Sometimes we make last-minute decisions. It’s liberating to just grab your coat and camera and head out the door on a whim. That’s exactly what happened the day we decided to drive from Hobart to Cockle Creek… with some unusual consequences!
Cockle Creek: Way South of Hobart
In Australia, Cockle Creek is the most southerly point you can drive to. The end of the road is about 150kms from Hobart, and supposedly a two-hour drive. That’s do-able, we thought. We didn’t leave home particularly early, but we really should have. A two-hour estimate is extremely optimistic… for seasoned dawdlers like us, anyway!
There’s so many opportunities to explore unique Tassie towns between Hobart and Cockle Creek… Huonville, Ranelagh, Franklin, Geeveston, Dover and Southport. A lightning-brief look-see of each had us wishing we’d planned the journey much better. A full-on, up-with-the-sparrows kind of day-trip from Hobart wouldn’t have allowed time for us to cover everything we fancied.
Even if you didn’t stop at every photographic opportunity along the way, including the information boards describing Recherche Bay, the final stretch of road to Cockle Creek is gravel. And not just gravel, but filled with very large potholes, making it slow going. Consider yourselves warned: the hire-car companies are not going to like this one.
Here We Come, Ready or Not
After driving 149.9 kms, surviving the pot-holes and arriving later than anticipated, we realised we’d make a rookie tourist mistake. We’d thought… whale sculpture, that sounds cool. End of the road in Australia… that sounds cool too. We didn’t however, think about whether the bridge might be closed for repairs!
You Have Two Choices
A ranger emerged from his Icewall One Igloo and gave us the surprising news. As it turns out, the bridge was closed for repairs, and closed to both vehicles and pedestrians. We were faced with two choices. The first option was to turn tail and retrace our journey back to Hobart without seeing the much-anticipated whale sculpture.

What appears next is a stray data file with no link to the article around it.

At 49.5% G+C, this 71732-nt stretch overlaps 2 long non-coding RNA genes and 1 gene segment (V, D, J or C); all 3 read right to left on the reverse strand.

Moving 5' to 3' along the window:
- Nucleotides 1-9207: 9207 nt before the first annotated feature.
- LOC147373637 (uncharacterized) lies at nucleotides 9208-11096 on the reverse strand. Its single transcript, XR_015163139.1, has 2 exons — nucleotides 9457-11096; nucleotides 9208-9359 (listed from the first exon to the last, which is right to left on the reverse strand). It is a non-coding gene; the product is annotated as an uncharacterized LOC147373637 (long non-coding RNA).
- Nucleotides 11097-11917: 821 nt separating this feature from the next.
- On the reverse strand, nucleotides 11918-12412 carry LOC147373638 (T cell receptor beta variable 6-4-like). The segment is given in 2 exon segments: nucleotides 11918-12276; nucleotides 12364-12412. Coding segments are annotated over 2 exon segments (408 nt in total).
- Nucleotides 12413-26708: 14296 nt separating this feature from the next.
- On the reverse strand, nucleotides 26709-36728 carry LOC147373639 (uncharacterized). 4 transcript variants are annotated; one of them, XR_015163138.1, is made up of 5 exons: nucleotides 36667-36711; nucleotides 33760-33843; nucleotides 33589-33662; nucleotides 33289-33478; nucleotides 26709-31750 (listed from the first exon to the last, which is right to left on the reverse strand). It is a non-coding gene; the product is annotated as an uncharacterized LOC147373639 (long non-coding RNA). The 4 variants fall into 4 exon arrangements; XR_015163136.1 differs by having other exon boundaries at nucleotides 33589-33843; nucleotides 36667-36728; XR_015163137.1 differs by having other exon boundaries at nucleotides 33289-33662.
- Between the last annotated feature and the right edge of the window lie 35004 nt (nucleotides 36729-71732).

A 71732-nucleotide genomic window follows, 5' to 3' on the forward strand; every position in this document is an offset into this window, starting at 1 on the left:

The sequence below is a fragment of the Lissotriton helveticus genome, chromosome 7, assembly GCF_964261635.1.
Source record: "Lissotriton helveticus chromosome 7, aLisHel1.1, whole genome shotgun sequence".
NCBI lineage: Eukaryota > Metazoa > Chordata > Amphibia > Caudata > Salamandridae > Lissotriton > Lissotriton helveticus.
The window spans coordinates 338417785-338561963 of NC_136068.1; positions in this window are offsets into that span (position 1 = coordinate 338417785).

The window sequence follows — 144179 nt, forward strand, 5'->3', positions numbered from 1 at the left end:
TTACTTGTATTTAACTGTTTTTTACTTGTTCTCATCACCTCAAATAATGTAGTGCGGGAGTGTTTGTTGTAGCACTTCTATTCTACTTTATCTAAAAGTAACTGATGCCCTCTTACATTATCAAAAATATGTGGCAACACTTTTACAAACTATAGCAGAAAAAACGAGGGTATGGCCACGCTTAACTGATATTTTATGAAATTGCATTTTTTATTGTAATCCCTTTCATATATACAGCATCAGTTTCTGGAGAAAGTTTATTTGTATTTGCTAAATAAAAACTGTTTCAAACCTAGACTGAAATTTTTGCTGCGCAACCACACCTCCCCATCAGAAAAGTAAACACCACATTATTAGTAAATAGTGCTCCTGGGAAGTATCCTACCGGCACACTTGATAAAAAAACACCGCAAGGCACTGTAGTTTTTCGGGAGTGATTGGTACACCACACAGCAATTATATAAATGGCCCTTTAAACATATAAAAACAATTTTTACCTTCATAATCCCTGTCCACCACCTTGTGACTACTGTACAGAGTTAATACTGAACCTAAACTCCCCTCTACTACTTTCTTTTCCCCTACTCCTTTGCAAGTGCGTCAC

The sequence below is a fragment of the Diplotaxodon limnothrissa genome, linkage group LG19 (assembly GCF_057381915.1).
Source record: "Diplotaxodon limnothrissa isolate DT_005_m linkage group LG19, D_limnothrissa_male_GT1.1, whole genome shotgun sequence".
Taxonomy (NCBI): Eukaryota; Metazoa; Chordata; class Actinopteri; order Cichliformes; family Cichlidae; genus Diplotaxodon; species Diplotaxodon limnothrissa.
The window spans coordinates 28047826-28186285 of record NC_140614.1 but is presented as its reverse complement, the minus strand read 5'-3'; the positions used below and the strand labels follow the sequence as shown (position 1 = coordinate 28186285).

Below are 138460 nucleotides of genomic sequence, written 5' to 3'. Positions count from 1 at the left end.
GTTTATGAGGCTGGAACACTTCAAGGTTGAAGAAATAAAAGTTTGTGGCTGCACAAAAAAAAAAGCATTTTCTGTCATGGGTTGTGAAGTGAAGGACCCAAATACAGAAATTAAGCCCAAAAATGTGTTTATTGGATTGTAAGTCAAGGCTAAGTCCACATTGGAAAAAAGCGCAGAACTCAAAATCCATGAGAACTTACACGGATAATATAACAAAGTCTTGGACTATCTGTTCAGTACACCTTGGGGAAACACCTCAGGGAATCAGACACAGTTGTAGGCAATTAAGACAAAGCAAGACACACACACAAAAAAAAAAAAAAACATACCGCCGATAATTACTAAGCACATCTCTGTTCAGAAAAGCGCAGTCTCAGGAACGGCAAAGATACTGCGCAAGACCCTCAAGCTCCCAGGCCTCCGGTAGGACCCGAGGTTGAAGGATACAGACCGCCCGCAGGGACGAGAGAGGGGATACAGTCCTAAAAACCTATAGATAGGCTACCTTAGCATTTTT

Our second option was to climb aboard a very small dinghy and allow the lovely National Parks man to row us across Cockle Creek. This made us giggle rather nervously with utter disbelief, but we chose to throw caution to the wind and hurdle the final obstacle of our southern adventure. We really did want to see that whale!
Bronze Whale Sculpture
To be honest, the ride in the row boat wasn’t even the slightest bit scary. In hindsight, anyway! We were required to wear life-jackets, but apparently Cockle Creek was less-than waist deep all the way across. It would’ve been almighty cold though, if we’d been tipped in the drink. Our PWS friend thought we should consider it romantic, being rowed across the water. Not sure we’d go that far, but we survived unscathed. And now we’ve seen the bronze sculpture of a young southern right whale at Australia’s most southern point to be accessed by car. Yes! Mission accomplished.
We would’ve liked to spend more time exploring this area in far-south Tasmania, but the sun was sinking rapidly. Thankfully that was the only thing sinking, as we made our way back across Cockle Creek in the dinghy. Apparently the bridge is due to reopen in September, so to enjoy a similar “romantic cruise” you’ll need to act fast. Otherwise, post-September, just drive your car all the way and walk just a few hundred metres from the carpark to the sculpture. You can even camp there, using the basic facilities (the long-drop toilets were about the best we’ve seen, but there wasn’t a shower in sight). There’s lots of long bush-walks and beaches to discover.
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